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Free Speech Controversy at Sacramento High School Jogs Memories Of My Own Start In Journalism

VOICES

STUDENT JOURNALISM - Students walk through Oakland High School in Oakland on May 10, 2024. Photo by Juliana Yamada for CalMatters

This story is part of California Voices, a commentary forum aiming to broaden our understanding of the state and spotlight Californians directly impacted by policy or its absence. Learn more here.

Students at Sacramento’s McClatchy High School learned last month that if officialdom feels uncomfortable, it will trample on free speech.

The Prospector, McClatchy’s student newspaper, published a random collection of student remarks uttered in class or in the hallways, under the heading of “What did you say?” The last of nine items was an unnamed student saying, “Hitler’s got some good ideas” during a class discussion.

The remark could – and should – have been dismissed as a clear example of adolescent ignorance. But principal Andrea Egan overreacted, sent a message to parents saying she found the comment “alarming,” and suspended journalism adviser Samantha Archuleta.

Archuleta was told that the action was taken for “expressing insensitive comments toward students and staff, sharing confidential student information, failure to maintain a harassment-free class and environment” and “a lack of good judgment in the execution of professional duties.”

It was obvious punishment for Archuleta’s having defended her student journalists. She told The Sacramento Bee that the students “wanted to use a variety (of quotes) to show how varied the climate is on our campus from minute to minute. One moment they hear a harmless, funny, off-kilter statement, and in the same day they hear horrible things, like the Hitler quote.”

Despite Archuleta’s punitive treatment, Sacramento Unified School District board president Lavinia Phillips insisted in an article for The Bee that “no action has been taken against an employee or student because of the original comments printed in The Prospector.”

Not only did McClatchy’s administration trample on the First Amendment’s protection of free speech, but probably violated  state education law, which protects the right of student newspapers to publish anything they wish unless it’s explicitly obscene, slanderous, libelous or inciting lawbreaking.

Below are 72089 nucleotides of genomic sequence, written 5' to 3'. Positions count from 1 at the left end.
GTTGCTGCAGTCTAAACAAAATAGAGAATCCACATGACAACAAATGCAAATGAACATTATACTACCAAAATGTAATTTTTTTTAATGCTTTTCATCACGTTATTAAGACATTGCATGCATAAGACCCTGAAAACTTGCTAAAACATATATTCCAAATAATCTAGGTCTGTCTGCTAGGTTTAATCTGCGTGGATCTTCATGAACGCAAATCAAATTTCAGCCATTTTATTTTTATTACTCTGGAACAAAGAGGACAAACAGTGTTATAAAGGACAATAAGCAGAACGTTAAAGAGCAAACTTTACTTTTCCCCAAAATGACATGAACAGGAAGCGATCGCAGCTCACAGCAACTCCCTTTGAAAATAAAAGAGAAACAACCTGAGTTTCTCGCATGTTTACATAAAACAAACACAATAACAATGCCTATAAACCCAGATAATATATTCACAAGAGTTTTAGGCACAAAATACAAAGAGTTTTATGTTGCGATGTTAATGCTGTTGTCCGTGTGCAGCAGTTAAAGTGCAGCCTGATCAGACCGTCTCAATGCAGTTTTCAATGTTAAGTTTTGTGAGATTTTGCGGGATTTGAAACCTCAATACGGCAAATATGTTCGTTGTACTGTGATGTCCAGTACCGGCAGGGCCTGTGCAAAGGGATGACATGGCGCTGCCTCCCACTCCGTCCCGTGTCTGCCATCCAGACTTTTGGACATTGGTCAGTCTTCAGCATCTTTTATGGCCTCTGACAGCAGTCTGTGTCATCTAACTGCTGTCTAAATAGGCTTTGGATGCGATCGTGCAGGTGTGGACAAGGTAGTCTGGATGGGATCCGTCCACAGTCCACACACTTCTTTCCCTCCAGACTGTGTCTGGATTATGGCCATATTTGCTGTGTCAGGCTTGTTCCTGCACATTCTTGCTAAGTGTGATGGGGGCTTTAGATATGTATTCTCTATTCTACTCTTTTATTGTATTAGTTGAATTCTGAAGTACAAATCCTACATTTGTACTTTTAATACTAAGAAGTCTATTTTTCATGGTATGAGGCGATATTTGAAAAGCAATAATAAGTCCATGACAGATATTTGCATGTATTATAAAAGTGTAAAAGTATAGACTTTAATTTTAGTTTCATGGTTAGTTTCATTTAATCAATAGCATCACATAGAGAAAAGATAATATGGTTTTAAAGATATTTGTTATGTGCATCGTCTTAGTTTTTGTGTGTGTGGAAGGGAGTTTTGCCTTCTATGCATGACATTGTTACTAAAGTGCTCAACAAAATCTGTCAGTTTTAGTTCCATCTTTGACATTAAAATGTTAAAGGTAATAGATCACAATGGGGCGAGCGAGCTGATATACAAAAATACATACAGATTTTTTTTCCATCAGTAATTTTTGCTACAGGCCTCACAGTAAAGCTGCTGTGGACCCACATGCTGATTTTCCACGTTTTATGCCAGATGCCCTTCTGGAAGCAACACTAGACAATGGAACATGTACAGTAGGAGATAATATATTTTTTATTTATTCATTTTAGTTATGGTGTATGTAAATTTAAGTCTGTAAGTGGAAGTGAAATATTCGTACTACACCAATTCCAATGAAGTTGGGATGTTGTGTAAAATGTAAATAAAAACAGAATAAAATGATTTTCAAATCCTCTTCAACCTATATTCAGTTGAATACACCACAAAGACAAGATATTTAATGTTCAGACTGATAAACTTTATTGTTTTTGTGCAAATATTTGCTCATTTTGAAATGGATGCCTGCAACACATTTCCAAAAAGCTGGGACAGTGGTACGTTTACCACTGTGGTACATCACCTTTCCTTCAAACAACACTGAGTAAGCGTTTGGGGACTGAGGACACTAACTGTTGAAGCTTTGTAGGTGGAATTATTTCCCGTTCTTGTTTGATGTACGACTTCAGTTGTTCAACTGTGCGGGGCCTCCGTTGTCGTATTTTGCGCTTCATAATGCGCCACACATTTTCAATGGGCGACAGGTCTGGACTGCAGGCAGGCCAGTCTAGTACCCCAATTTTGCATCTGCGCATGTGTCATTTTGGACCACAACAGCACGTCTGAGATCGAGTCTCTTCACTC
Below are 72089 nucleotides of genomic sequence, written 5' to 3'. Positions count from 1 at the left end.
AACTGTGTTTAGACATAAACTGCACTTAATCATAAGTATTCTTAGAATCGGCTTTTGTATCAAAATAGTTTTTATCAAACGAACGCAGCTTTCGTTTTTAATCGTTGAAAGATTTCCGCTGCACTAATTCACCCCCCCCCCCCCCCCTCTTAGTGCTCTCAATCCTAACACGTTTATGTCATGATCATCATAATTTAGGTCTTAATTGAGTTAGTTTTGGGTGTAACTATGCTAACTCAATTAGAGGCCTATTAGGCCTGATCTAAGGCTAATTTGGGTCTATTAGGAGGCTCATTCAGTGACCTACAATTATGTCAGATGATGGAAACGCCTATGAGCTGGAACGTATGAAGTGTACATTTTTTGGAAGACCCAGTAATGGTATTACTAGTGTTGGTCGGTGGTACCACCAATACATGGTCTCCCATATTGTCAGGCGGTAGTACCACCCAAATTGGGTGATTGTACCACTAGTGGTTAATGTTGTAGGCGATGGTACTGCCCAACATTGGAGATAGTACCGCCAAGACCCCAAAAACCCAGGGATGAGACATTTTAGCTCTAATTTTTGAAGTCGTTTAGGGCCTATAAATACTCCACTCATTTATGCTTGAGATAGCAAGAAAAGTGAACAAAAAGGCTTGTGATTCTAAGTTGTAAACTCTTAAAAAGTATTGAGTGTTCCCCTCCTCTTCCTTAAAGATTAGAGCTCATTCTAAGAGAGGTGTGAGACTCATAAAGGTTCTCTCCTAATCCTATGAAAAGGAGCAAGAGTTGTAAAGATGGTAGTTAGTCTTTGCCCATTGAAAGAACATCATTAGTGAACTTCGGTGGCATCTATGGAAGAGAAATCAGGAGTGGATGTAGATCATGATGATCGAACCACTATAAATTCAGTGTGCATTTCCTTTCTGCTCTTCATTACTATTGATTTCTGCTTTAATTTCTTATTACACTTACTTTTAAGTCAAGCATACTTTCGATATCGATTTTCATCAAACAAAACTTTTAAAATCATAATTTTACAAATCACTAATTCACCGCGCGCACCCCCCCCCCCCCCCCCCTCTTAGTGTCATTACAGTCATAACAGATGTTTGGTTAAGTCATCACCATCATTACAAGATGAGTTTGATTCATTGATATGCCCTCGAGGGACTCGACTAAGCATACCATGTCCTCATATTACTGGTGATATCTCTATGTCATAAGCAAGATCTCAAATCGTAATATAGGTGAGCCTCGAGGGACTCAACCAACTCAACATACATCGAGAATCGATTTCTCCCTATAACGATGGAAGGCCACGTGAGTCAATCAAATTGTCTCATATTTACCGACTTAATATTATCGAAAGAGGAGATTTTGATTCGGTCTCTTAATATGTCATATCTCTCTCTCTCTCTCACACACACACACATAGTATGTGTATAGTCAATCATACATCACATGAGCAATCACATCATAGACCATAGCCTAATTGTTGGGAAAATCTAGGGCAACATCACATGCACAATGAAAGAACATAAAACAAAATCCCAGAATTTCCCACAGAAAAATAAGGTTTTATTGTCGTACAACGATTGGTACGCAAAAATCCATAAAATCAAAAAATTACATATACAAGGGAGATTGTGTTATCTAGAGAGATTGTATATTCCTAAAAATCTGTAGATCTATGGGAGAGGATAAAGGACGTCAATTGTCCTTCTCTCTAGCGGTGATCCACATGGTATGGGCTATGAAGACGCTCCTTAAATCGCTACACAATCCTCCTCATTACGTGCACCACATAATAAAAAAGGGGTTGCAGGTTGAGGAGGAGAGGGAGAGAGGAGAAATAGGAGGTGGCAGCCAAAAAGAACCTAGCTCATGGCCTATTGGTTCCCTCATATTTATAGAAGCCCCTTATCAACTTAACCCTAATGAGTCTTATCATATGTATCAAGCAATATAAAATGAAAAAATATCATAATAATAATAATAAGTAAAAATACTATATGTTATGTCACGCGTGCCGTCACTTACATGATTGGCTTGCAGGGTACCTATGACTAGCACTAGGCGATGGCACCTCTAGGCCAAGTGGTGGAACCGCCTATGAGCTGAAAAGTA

“It’s controversial, but that’s what free speech is,” David Loy, legal director of the First Amendment Coalition, told The Bee. “It is not harassment to simply publish newsworthy information that a student journalist overheard someone say.”

I took a particular interest in the McClatchy dustup because exactly 64 years earlier I had been suspended from high school for practicing journalism.

In 1960, Antelope Valley Union High School District in Los Angeles County had asked its voters to pass a tax increase, warning that rejecting it could result in canceling high school athletics. The measure failed and some students organized a walkout to protest.

At the time, I was editor of AV’s student newspaper, the Sandpaper. The protest organizer was a fellow member of the student council and a football player. Although I was not one of the organizers, shortly before it happened he asked me to let the local newspaper, the Ledger-Gazette, know about it. The only phone in those pre-cellphone days was in the administration office and someone overheard me making the call to the editor, with whom I was acquainted.

Campus demonstrations were very uncommon in 1960. The administration overreacted and called the cops to suppress the protest. It got a little out of hand.

The principal suspended me and the organizer because we were the only names he had and I was already on his troublemaker list because of various Sandpaper articles. He also threatened to ruin any chances we might have for college scholarships if we appealed the suspensions.

In retrospect, it was a life-changing event. I learned that officials – even school administrators – hate bad publicity and will retaliate against the messengers if they can. But I also learned that it’s fun to watch them squirm when journalists do things they don’t like.

Later that year, I dropped out of high school and began a career in journalism. It’s still fun to watch them squirm, as the kids at McClatchy High are hopefully learning.

Susan, Palos Verdes

(Dan Walters is one of most decorated and widely syndicated columnists in California history, authoring a column four times a week that offers his view and analysis of the state’s political, economic, social and demographic trends.)